Tuesday, February 13, 2018
In 1952, she penned and sang scat-style lyrics to saxophonist Wardell Gray's composition "Twisted" and it was an underground hit, resulting in her winning Down Beat magazine's New Star award.
My analyst told me
That I was right out of my head
But I said dear doctor
I think that it's you instead
'Cause I have got a thing that's unique and new
It proves that I'll have the last laugh on you
Because instead of one head, I've got two.
See Annie performing "Twisted" on Hugh Hefner's "After Dark."
Sassy: The Life of Sarah Vaughan by Leslie Gourse, which says, "As a very young woman, Annie, like Sassy, had enormous energy for a life in the fast lane; together they stayed up all night, drinking and smoking. Sassy liked marijuana and cocaine. Later Annie would switch to herbal tea, but in the 1950s, she too liked to get high."
Ross performed with Louis Armstrong and idolized Billie Holiday, about whom she spoke on a recent BBC interview. She recorded seven popular albums with the vocal group Lambert, Hendricks & Ross between 1957 and 1962. During that time, she descended into heroin, and had an affair with Lenny Bruce. According to Jet magazine (11/6/69), she was arrested for drugs, as was Anita O'Day.
She also had an acting career, appearing in Robert Altman's Short Cuts (1993) and providing vocals for other actresses.
"Twisted" has been covered by a myriad of artists, including Bette Midler and Joni Mitchell (complete with a cameo from Cheech & Chong). In 1996, Ross recorded "Marajuana," the Arthur Johnston/Sam Coslow song first performed in the 1930s by Gertrude Michael and also covered by Midler.
At the age of 81, Ross sang "Twisted" at the 2011 MAC Awards, where she was honored with a Lifetime Achievement Award. A documentary about Ross's life, titled No One But Me, premiered at the Glasgow Film Festival in 2012. She is reportedly working on her autobiography and still singing. See Annie's website.
Saturday, February 10, 2018
On January 6, 2008, the Dallas Morning News picked up Cal State Long Beach professor and novelist Diana Wagman’s column: What my cancer taught me about marijuana, subtitled Why I – and a surprising number my friends – smoke pot.
Among other things learned during chemotherapy treatment, like that eyelashes really do have a purpose and how wonderfully helpful her friends are, Wagman wrote, “What really shocked me was how many of my old, dear, married, parenting, job-holding friends smoke pot. …People I never expected dropped by to deliver joints and buds and private stash. … The poets and musicians were not a surprise, but lawyers? CEOs? Republicans?”
Pain was the #1 reason Wagman’s 40- and 50-something friends still get high, she wrote, adding, “We're all beginning to fall apart, and a couple of tokes really take the edge off the sciatica, rotator cuff injuries, irritable bowel syndrome and migraines.”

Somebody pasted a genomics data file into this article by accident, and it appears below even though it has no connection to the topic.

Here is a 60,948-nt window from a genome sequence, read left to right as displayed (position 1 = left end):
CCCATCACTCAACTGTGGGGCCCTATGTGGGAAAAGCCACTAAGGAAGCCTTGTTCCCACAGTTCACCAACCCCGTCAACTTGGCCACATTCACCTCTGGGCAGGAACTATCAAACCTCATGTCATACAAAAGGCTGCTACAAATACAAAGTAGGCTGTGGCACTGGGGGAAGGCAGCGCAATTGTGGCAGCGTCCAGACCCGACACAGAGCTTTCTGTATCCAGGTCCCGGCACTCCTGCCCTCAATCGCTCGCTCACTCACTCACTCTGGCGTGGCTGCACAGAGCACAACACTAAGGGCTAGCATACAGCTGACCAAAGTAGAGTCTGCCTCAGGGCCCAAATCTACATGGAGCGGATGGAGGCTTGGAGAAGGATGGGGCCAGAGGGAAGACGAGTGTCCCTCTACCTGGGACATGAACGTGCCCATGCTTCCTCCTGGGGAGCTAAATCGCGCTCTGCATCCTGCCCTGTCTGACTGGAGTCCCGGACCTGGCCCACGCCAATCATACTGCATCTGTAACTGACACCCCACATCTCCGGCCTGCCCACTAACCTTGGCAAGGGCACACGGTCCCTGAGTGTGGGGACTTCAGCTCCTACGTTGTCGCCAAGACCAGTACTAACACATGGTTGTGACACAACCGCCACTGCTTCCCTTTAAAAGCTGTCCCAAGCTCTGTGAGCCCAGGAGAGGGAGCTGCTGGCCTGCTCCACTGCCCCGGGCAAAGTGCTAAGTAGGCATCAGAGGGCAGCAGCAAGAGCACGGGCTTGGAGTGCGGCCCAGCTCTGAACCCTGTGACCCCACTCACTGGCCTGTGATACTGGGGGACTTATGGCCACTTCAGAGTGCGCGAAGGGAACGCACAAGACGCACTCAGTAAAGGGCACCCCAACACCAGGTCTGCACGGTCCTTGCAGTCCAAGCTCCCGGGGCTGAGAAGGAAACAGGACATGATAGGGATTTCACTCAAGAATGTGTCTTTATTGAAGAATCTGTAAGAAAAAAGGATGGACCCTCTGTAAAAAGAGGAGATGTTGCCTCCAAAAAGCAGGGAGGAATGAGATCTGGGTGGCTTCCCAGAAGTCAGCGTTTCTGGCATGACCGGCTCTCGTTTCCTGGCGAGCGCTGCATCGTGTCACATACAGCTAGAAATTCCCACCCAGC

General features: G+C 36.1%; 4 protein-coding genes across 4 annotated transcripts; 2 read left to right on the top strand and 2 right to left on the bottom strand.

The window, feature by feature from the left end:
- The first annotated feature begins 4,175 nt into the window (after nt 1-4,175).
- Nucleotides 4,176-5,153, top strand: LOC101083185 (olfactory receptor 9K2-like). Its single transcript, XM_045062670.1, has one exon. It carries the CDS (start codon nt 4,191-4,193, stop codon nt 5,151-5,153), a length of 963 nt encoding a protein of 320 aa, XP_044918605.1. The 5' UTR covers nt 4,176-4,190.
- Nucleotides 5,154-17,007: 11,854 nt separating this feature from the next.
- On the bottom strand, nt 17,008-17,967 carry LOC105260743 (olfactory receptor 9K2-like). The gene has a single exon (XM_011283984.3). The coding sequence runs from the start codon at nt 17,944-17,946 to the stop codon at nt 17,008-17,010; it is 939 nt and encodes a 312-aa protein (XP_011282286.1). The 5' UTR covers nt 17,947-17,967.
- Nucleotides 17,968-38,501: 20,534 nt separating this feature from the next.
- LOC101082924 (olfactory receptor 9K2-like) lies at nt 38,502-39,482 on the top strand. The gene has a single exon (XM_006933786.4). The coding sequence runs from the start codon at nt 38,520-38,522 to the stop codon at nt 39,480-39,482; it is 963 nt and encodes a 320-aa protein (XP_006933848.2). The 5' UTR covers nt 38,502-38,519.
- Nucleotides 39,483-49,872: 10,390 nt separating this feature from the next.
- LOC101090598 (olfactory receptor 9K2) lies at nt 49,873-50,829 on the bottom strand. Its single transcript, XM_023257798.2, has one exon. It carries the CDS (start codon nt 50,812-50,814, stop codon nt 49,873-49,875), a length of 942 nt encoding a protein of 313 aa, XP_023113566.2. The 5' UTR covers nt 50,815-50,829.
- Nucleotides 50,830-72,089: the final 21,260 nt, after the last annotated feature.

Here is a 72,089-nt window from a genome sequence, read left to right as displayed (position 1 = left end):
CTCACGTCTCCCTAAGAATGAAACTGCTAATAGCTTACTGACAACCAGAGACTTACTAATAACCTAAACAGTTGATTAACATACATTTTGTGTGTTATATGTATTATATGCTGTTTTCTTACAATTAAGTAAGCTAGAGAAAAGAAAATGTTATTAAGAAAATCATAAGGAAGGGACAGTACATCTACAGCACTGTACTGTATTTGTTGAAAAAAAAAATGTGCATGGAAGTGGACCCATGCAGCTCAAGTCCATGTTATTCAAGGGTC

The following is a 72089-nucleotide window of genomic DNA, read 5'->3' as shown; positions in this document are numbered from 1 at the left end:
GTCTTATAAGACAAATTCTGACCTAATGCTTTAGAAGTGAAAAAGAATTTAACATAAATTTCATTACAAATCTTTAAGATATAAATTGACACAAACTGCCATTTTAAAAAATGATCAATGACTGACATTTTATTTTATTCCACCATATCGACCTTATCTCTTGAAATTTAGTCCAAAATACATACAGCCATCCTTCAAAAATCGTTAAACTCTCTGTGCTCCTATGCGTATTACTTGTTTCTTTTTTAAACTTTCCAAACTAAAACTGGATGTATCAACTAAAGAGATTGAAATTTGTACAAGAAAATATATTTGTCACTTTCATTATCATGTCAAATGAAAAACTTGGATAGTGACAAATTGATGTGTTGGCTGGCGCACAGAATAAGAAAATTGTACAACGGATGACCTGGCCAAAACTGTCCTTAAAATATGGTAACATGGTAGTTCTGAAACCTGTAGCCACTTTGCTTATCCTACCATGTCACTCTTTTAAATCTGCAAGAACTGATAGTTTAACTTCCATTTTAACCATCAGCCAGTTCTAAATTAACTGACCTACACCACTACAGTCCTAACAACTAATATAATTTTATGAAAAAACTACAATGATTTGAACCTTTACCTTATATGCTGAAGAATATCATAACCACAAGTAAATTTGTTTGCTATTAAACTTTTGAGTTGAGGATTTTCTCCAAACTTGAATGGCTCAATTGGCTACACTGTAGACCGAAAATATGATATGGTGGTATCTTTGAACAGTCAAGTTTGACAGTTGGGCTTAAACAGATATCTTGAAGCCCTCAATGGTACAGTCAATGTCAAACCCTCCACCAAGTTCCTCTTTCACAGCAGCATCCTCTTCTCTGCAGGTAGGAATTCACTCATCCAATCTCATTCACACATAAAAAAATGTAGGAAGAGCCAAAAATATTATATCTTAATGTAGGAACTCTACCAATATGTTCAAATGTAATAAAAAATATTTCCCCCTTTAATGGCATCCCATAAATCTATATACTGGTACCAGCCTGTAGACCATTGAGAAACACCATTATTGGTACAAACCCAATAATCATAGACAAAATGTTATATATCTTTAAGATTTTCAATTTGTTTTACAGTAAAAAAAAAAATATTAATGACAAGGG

Wagman’s oncologist told her pot’s antinauseant properties were discovered 25 years ago, and that patients seem to like it today “because they would rather support a farm in Humboldt County than a huge pharmaceutical conglomerate.” When modern medicine’s anti-nausea drugs didn’t work for Wagman she lit up, finding it helped “a lot” but shocking her 15-year-old DARE-educated daughter.
Wagman hasn't slowed down in the last decade, recently publishing her first young adult novel, Extraordinary October, “complete with trolls, fairies, intolerance, talking dogs...”
Visit Wagman's Website
Saturday, February 3, 2018
In Tesla's autobiography My Inventions, he wrote of taking apart the clocks of his grandfather as a boy. "Shortly there after I went into the manufacture of a kind of pop-gun which comprised a hollow tube, a piston, and two plugs of hemp," he wrote. "The art consisted in selecting a tube of the proper taper from the hollow stalks." Hemp does indeed have hollow stalks, so it seems the young Nikola was familiar with the plant.
|A bag made by Tesla's mother |
It is quite probable that the seeds Djuka planted were hemp. Nikola was born in 1856 in a mountainous Serbian village in what was then part of the Austrian empire and is now in Croatia. Some of my ancestors happen to have lived during that time in a similar village only 200 km away, and I have confirmed that the national costume of the Gottschee people, as they were called, was made from hemp.
Being separated from the mother country [Germany], the Gottscheer developed his own national dress. He obtained wool from the sheep which he raised himself, and the hemp which he planted, supplied him with the yarn from which he spun his own linen, which was known as ‘Konig.’ On Sundays and holidays, the men wore linen trousers that went just above the shoes, a jacked made of coarse material and a broad-rimmed large black hat.
The women’s apparel was very colorful and picturesque. They wore snow-white pleated linen aprons and, around their middle, they wore a bright red or brightly embroidered belt with long fringes hanging down their backs. Around their shoulders, they wore a colorful shawl. There was always a great deal of competition amongst the women as to who would have the prettiest dress when they made their next “Kirchgang” since they all made their own dresses . . . Until the latter part of the 19th century, this type of national dress predominated.
Hemp is still grown and processed throughout Eastern Europe.
Djuka and Nikola didn't necessarily make rope and paper from it, but quite likely she spun and wove the hemp she grew and processed, and her young son played with the stalks and fibers. One can only speculate as to whether Djuka's "genius" and intuition, and that of her son, were enhanced by hemp.